Steve Jobs: And here lies the critical link. With the return of Steve Jobs the Apple fan base largely has shifted from being loyal to Apple to being loyal to Steve Jobs. Were he to leave Apple voluntarily there would be a problem; an involuntarily departure could prompt a revolt with significant adverse implications for Apple revenue and profitability. Steve is largely responsible for some of the critical deals surrounding iTunes, Microsoft, and the various carriers all favoring Apple.
Steve is also one of the key parts of the perceived quality assurance process and the belief in his personal touch has a great deal to do with perceived product quality. Finally, Steve is the equivalent of a super Ronald McDonald, in that he has been turned into the physical representation of the company. He has had serious health problems in the relatively recent past, and has reached an age where many in his position choose to retire.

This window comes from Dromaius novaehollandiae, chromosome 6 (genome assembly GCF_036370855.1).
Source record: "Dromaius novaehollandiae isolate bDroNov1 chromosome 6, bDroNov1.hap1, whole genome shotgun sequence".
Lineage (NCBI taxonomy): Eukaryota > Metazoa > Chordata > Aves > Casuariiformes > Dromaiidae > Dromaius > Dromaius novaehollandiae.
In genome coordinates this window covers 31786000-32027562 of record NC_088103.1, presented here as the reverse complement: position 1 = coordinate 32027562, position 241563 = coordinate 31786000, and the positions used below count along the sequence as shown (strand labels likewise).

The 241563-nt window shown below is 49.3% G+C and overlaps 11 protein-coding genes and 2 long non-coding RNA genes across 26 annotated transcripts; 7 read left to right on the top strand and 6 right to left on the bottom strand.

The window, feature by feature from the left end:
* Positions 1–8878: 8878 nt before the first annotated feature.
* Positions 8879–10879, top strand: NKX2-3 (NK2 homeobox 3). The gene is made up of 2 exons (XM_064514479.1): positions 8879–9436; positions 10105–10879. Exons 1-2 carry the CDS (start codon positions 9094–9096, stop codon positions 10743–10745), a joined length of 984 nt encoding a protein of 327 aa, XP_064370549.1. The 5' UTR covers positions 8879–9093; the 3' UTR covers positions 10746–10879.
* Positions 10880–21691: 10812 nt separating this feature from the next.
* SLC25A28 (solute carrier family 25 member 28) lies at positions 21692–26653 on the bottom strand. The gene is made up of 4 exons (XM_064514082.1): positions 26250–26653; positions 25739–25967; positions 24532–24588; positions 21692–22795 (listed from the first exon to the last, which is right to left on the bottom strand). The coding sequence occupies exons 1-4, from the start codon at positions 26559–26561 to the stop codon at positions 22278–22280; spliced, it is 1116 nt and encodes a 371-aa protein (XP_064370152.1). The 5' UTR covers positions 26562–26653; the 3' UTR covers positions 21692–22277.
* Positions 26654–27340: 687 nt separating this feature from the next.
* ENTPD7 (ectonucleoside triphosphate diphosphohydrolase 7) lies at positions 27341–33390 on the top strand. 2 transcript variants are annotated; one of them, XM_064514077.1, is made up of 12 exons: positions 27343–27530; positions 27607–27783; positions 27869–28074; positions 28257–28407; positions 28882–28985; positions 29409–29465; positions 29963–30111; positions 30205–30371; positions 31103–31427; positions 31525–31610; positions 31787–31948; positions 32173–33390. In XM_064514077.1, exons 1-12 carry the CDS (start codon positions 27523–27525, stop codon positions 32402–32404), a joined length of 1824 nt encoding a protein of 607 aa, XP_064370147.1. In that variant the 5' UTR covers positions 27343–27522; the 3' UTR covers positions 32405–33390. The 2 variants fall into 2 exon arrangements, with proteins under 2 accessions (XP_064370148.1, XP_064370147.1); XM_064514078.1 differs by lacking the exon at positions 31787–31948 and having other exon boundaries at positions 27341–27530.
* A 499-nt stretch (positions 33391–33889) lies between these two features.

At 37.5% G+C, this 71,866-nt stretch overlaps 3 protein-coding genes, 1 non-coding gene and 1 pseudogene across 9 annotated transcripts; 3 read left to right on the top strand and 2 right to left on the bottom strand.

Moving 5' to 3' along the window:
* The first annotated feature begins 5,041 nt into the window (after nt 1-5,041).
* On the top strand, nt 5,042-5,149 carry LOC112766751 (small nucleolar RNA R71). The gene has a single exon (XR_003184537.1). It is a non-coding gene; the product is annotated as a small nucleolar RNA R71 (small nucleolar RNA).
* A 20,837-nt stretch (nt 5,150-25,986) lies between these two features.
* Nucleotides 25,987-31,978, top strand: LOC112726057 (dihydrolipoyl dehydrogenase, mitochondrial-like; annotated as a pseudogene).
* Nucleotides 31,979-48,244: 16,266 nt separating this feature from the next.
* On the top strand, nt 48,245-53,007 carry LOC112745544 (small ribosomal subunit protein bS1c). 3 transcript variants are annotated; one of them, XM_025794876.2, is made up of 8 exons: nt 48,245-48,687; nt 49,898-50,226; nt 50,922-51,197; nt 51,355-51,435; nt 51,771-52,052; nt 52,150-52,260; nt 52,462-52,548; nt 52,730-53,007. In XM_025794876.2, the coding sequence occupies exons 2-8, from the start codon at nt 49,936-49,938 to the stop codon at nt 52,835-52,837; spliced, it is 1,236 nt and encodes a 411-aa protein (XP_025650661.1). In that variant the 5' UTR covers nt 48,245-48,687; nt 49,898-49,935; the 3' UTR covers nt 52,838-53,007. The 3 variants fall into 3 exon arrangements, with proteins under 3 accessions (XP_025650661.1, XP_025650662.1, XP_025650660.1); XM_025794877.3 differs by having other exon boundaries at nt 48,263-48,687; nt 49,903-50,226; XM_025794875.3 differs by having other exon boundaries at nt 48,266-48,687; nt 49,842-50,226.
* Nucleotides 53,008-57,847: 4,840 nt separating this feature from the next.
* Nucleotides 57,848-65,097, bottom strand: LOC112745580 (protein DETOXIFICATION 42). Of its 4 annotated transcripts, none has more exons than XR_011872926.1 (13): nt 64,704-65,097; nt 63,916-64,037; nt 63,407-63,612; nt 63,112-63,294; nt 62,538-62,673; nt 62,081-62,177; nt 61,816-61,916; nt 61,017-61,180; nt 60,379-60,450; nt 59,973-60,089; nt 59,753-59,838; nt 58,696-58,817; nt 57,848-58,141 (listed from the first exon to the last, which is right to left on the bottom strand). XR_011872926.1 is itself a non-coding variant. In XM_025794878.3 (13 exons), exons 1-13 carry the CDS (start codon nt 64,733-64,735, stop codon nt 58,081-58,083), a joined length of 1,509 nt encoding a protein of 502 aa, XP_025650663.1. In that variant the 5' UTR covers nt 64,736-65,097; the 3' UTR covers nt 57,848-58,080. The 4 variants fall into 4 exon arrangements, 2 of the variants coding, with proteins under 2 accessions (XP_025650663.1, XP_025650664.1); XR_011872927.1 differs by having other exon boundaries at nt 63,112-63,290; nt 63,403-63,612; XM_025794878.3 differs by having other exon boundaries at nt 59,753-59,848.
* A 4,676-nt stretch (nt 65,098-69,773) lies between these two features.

Advice to Apples New CEO
So, much like in the Microsoft piece, Ill conclude with my advice to a new CEO coming in after Steve Jobs left as to where that person should focus.
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The company is so tightly tied to Steve Jobs that the first thing out of my mouth would likely be: unless you can change your name to Steve Jobs and get some really fast plastic surgery youre screwed.
Seriously, while Apple doesnt enjoy the multiple dependencies tied to a troubled product like Microsoft does, they have a different set of more complex problems to deal with. These problems are led by their CEO, who will certainly depart in the next 5 or 10 years (many of his peers, including Bill Gates, are retiring from their respective businesses).
Finding someone to run Apple will be difficult but doable; getting someone to hold the Apple fan base will be much more difficult; and getting the same person to do both may be impossible (otherwise wed have a Steve Jobs clone running another company by now).
The solution may reside with how the public face of Steve Jobs was created in the first place, but I wonder if the same thing will work twice.
Finally, if Time Warner succeeds in their effort to make music universally available, iTunes and iPod/iPhone exposures goes through the roof and either stopping or mitigating that should be a high priority.